John Wilkins was born in 1614 to Walter and Jane Wilkins in Northamptonshire. After his father’s death, Wilkin’s mother married Francis Pope, and they had a son, Walter, who would later become successor to Christopher Wren. Wilkins graduated at New Inn Hall, Oxford in 1627, after which he proceeded to Magdalen Hall where he earned his BA and MA (in 1631 and 1634 respectively). Wilkins leaves Oxford in 1637 following the introduction of Laudian Arminianism at Magalen Hall. He then began a period in which he served as a priest, and by 1641 Wilkins was the private chaplain to George, eighth Lord Berkely in London. In 1644 he enters service for Charles Louis, but this arrangement seems to stem from a congruent interest in science rather than religion. Finally, in 1645 he was appointed preacher at Gray’s Inn and the following year writes Ecclesiastes: A Discourse Concerning the Gift of Preaching.
Wilkins’ scientific interests varied widely. He published The discovery of a new world, or, A discourse tending to prove, that (‘tis probable) there may be another habitable world in the moon in 1638. Wilkin’s interest in life on other planetary bodies is part of a larger debate in the sixteenth and seventeenth centuries, which became a pressing issue following Copernicus’, Galileo’s, and Kepler’s work in astronomy and the solar system. Two years later he published Discourse concerning a new planet; tending to prove, that (‘tis probable) our earth is one of the planets adding to the debate between religion and the new model of the solar system. In 1641 Wilkins begins an interest in language and communication with his book Mercury, or, The secret and swift messenger: shewing how a man may with privacy and speed communicate his thoughts to a friend at any distance where he briefly considers a universal language, an idea that to which he returns later in life. Around this time, Wilkins helps develop a group devoted to scientific pursuits and anticipates the Royal Society, but disbands in 1648. That same year he publishes his practical guide to geometrical mechanics: Mathematical Magick, or, The Wonders that may be Performed by Mechanical Geometry.
In 1648 Wilkins is chosen to be the warden of Wadham, during which time, the school flourished, in part because of his accommodating policies. His tenure at Wadham attracted many prominent figures like Seth Ward, Christopher Wren, his stepbrother, Walter Pope, and Thomas Sprat among others. Robert Boyle and Jonathan Goddard moved to Oxford to attend his scientific meetings. In 1652 Wilkins is appointed to a committee of five men to whom Cromwell delegates several of his powers as chancellor. During this time, he continued to write and publish on religion continuing many of the themes he established in his early work, Ecclesiastes.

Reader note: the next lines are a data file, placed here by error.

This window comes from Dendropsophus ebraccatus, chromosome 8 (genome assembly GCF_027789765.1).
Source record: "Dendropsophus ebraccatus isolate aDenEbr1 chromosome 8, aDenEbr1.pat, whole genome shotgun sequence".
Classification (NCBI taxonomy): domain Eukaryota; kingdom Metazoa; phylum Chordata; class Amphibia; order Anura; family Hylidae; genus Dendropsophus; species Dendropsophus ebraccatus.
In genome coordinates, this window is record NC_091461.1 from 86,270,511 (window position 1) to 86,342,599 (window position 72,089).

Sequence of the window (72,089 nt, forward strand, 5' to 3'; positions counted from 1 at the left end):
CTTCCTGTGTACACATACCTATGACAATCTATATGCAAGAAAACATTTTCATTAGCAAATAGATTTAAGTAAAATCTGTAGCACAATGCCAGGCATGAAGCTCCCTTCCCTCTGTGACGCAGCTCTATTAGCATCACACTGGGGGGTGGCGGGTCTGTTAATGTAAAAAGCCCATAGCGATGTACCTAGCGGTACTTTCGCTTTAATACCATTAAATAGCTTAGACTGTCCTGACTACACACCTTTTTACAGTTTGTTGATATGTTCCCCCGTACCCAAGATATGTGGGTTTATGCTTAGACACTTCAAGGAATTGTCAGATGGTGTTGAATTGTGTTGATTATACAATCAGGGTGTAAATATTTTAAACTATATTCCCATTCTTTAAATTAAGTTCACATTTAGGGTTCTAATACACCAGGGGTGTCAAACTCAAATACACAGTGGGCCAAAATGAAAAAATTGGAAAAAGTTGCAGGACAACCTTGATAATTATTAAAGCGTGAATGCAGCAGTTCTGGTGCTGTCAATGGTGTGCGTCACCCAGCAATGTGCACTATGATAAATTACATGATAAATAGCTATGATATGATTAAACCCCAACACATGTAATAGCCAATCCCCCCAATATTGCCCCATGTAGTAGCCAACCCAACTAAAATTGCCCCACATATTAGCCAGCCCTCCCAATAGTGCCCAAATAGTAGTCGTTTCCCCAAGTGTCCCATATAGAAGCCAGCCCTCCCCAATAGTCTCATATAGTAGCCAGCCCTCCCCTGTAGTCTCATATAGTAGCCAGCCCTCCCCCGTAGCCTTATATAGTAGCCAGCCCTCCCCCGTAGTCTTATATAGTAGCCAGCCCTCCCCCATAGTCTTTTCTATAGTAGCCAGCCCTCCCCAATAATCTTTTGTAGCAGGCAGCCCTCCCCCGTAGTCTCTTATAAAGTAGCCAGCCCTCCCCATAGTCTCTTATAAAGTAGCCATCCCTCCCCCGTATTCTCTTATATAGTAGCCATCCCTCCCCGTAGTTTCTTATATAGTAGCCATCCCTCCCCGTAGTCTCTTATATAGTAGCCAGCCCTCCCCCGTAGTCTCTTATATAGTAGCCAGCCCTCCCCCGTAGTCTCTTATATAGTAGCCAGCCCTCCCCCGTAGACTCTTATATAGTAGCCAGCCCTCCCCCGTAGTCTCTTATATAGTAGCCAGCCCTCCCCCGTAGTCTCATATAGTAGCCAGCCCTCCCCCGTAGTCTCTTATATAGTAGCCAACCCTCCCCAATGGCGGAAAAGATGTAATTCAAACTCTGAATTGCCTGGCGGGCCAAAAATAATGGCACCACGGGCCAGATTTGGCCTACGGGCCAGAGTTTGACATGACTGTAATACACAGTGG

After the restoration, Wilkins did not participate in ecclesiastical politics, perhaps because both extremes viewed him as a turncoat. However, he is one of the first fellows elected to the Royal Society in 1663, and serves as one of its two secretarial positions. Wilkins not only actively participates in meetings and the society’s scientific efforts, but also works as an administrator and fundraiser, and later supervises Thomas Sprat’s History of the Royal Society. Around this time, Wilkins begins his most notable work: Essay towards a Real Character and a Philosophical Language, which is published in 1668. With increasing international contact, Wilkins calls for a universal language, and one that more systematically organizes communication. Though Wilkins rejects the idea, some believed that the project could rediscover the adamic language of Eden. Wilkins runs into problems with his project, however, when he loses all his belongings and papers in the great fire of London, after which he receives more help from the Royal Society to finish his project.
In 1672 he dies of what is said to be a “fits of stone” in the house of his step-daughter, Elizabeth Frensh, and his son-in-law, John Tillotson. Having contributed to theology, science, mechanics, mathematics, and a number of social mechanisms that promoted all of these, Wilkins proves himself to be a central figure in the cultural developments over the course of the seventeenth century.
D. Geoffrey Emerson
Henry, John. ‘Wilkins, John (1614–1672)’. Oxford Dictionary of National Biography. Oxford University Press, 2004; online edn, Oct 2009 [http://www.oxforddnb.com/view/article/29421, accessed 22 Sept 2014]